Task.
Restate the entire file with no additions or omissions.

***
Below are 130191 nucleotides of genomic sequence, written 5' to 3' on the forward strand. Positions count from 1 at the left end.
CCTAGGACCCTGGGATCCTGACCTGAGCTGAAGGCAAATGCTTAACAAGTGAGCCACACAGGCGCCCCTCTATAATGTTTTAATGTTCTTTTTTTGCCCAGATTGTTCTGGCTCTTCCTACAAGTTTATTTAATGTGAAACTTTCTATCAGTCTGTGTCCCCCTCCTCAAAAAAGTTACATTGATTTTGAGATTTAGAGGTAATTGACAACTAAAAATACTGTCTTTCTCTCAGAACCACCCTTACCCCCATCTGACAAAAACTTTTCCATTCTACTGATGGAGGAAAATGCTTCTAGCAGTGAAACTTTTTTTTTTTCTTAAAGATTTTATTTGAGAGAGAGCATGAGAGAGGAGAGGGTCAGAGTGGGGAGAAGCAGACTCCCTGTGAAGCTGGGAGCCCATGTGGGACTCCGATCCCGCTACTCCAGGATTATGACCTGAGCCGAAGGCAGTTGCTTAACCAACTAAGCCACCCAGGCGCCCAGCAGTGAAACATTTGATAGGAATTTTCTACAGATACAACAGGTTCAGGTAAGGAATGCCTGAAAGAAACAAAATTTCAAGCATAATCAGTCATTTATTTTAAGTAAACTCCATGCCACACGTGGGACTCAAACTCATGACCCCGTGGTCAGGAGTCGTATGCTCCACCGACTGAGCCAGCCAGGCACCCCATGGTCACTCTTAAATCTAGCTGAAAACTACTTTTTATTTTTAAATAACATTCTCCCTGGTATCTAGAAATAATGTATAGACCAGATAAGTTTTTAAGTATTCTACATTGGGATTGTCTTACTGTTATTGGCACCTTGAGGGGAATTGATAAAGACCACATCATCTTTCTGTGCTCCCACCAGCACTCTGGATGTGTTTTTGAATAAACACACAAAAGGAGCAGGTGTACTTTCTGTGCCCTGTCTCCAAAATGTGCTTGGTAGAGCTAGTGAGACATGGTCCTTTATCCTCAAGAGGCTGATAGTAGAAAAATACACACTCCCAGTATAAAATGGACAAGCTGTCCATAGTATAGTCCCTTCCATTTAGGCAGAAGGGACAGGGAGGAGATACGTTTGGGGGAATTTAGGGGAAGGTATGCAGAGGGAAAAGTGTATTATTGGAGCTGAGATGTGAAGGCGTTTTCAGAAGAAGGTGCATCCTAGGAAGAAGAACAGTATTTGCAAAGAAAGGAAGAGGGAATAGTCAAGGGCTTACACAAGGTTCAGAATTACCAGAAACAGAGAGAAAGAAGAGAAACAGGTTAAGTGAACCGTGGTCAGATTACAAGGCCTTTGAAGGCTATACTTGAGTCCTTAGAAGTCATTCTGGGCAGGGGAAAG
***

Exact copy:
Below are 130191 nucleotides of genomic sequence, written 5' to 3' on the forward strand. Positions count from 1 at the left end.
CCTAGGACCCTGGGATCCTGACCTGAGCTGAAGGCAAATGCTTAACAAGTGAGCCACACAGGCGCCCCTCTATAATGTTTTAATGTTCTTTTTTTGCCCAGATTGTTCTGGCTCTTCCTACAAGTTTATTTAATGTGAAACTTTCTATCAGTCTGTGTCCCCCTCCTCAAAAAAGTTACATTGATTTTGAGATTTAGAGGTAATTGACAACTAAAAATACTGTCTTTCTCTCAGAACCACCCTTACCCCCATCTGACAAAAACTTTTCCATTCTACTGATGGAGGAAAATGCTTCTAGCAGTGAAACTTTTTTTTTTTCTTAAAGATTTTATTTGAGAGAGAGCATGAGAGAGGAGAGGGTCAGAGTGGGGAGAAGCAGACTCCCTGTGAAGCTGGGAGCCCATGTGGGACTCCGATCCCGCTACTCCAGGATTATGACCTGAGCCGAAGGCAGTTGCTTAACCAACTAAGCCACCCAGGCGCCCAGCAGTGAAACATTTGATAGGAATTTTCTACAGATACAACAGGTTCAGGTAAGGAATGCCTGAAAGAAACAAAATTTCAAGCATAATCAGTCATTTATTTTAAGTAAACTCCATGCCACACGTGGGACTCAAACTCATGACCCCGTGGTCAGGAGTCGTATGCTCCACCGACTGAGCCAGCCAGGCACCCCATGGTCACTCTTAAATCTAGCTGAAAACTACTTTTTATTTTTAAATAACATTCTCCCTGGTATCTAGAAATAATGTATAGACCAGATAAGTTTTTAAGTATTCTACATTGGGATTGTCTTACTGTTATTGGCACCTTGAGGGGAATTGATAAAGACCACATCATCTTTCTGTGCTCCCACCAGCACTCTGGATGTGTTTTTGAATAAACACACAAAAGGAGCAGGTGTACTTTCTGTGCCCTGTCTCCAAAATGTGCTTGGTAGAGCTAGTGAGACATGGTCCTTTATCCTCAAGAGGCTGATAGTAGAAAAATACACACTCCCAGTATAAAATGGACAAGCTGTCCATAGTATAGTCCCTTCCATTTAGGCAGAAGGGACAGGGAGGAGATACGTTTGGGGGAATTTAGGGGAAGGTATGCAGAGGGAAAAGTGTATTATTGGAGCTGAGATGTGAAGGCGTTTTCAGAAGAAGGTGCATCCTAGGAAGAAGAACAGTATTTGCAAAGAAAGGAAGAGGGAATAGTCAAGGGCTTACACAAGGTTCAGAATTACCAGAAACAGAGAGAAAGAAGAGAAACAGGTTAAGTGAACCGTGGTCAGATTACAAGGCCTTTGAAGGCTATACTTGAGTCCTTAGAAGTCATTCTGGGCAGGGGAAAG